Numerous other studies (referenced below) confirm the use of 1-3,1-6 beta glucans as a safe and effective way to enhance the innate immune system.
Positive results even in high-threat situations such as radiation and poisoning
This is echoed by some dramatic results from other trials. Scientists at the Canadian Department of Defense gave mice 1-3, 1-6 beta glucans before they exposed them to a potentially lethal dose of anthrax. Half of the control dice immediately died, while ALL of the beta-glucan protected mice survived.
In another trial in 1987 by the US Army, the administration of this type of beta glucans was found to protect not just against bacteria, viruses and fungi, but even against radiation.
Most of us, fortunately, will never be exposed to radiation attack or anthrax, but as a way to increase an immune response to colds, super-bugs and viruses, this is one supplement that is well worth considering.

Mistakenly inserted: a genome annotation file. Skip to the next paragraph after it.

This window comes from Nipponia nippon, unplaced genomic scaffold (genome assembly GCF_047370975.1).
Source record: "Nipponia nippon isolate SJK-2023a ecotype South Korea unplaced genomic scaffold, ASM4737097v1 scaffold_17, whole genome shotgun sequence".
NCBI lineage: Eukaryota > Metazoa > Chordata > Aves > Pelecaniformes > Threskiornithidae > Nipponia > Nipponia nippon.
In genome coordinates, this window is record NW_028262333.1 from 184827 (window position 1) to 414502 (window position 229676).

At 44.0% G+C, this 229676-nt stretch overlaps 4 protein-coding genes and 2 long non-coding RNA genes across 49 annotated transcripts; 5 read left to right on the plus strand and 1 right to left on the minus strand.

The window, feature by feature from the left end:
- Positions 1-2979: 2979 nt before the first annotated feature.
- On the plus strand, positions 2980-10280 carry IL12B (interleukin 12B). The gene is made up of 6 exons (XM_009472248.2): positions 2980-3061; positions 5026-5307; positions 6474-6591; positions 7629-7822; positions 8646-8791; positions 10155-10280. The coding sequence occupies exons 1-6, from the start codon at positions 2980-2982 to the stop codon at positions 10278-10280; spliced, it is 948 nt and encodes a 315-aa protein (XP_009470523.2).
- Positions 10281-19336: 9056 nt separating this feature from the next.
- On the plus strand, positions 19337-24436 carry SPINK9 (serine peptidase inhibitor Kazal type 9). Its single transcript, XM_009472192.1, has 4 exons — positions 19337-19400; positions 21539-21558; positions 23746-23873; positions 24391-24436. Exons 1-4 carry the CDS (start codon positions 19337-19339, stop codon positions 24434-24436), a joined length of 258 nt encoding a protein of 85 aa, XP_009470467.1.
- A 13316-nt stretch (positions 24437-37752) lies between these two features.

Not all 1-3, 1-6 beta glucans are equally effective – look for WellmuneTM
One technical point. Beta glucans need to be extremely finely milled in order to be taken up effectively by the immune system. This also means they cannot trigger an allergy. Only a very limited number of beta glucan ingredients are finely milled. WellmuneTM beta glucans is one, with some $200 million of research behind it.
It is because of the wealth of research behind 1-3,1-6 beta glucans that we incorporated WellmuneTM into Immunoshield.
- Stimulated hemopoiesis and enhanced survival following glucan treatment in sub-lethally and lethally irradiated mice; M L Patchen, T J MacVittie; Int J Immunopharmacol 1985
- Postirradiation Glucan Administration Enhances the Radioprotective Effects of WR-2721. PubMed. pubmed.ncbi.nlm.nih.gov/ 2536480/
- Vetvicka, V., Vannucci, L., Sima, P. & Richter, J. Beta glucan: Supplement or drug? From laboratory to clinical trials. Molecules vol. 24 (2019).
- Hong, F. et al. Mechanism by Which Orally Administered β-1,3-Glucans Enhance the Tumoricidal Activity of Antitumor Monoclonal Antibodies in Murine Tumor Models. J. Immunol. 173, 797– 806 (2004).